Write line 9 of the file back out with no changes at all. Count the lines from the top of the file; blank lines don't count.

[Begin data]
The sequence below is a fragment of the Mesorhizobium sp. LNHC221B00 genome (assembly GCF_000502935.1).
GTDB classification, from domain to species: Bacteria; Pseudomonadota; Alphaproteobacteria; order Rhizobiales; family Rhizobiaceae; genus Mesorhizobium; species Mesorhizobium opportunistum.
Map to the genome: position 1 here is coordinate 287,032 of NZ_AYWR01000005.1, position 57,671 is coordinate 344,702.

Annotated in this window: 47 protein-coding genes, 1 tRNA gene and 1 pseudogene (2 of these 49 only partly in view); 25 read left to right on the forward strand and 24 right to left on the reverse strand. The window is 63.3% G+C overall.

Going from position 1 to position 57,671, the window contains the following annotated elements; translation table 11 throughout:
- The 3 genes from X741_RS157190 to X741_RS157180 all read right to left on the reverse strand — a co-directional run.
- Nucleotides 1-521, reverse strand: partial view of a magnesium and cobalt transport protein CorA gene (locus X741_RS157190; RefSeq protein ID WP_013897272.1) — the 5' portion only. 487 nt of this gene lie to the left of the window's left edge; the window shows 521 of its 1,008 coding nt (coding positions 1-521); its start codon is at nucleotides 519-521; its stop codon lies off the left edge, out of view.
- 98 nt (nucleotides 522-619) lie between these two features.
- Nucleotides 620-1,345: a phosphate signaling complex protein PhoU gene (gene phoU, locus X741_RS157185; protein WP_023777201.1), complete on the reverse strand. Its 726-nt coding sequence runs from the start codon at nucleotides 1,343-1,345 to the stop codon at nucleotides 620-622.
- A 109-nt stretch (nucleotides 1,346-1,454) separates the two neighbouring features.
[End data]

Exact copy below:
- Nucleotides 620-1,345: a phosphate signaling complex protein PhoU gene (gene phoU, locus X741_RS157185; protein WP_023777201.1), complete on the reverse strand. Its 726-nt coding sequence runs from the start codon at nucleotides 1,343-1,345 to the stop codon at nucleotides 620-622.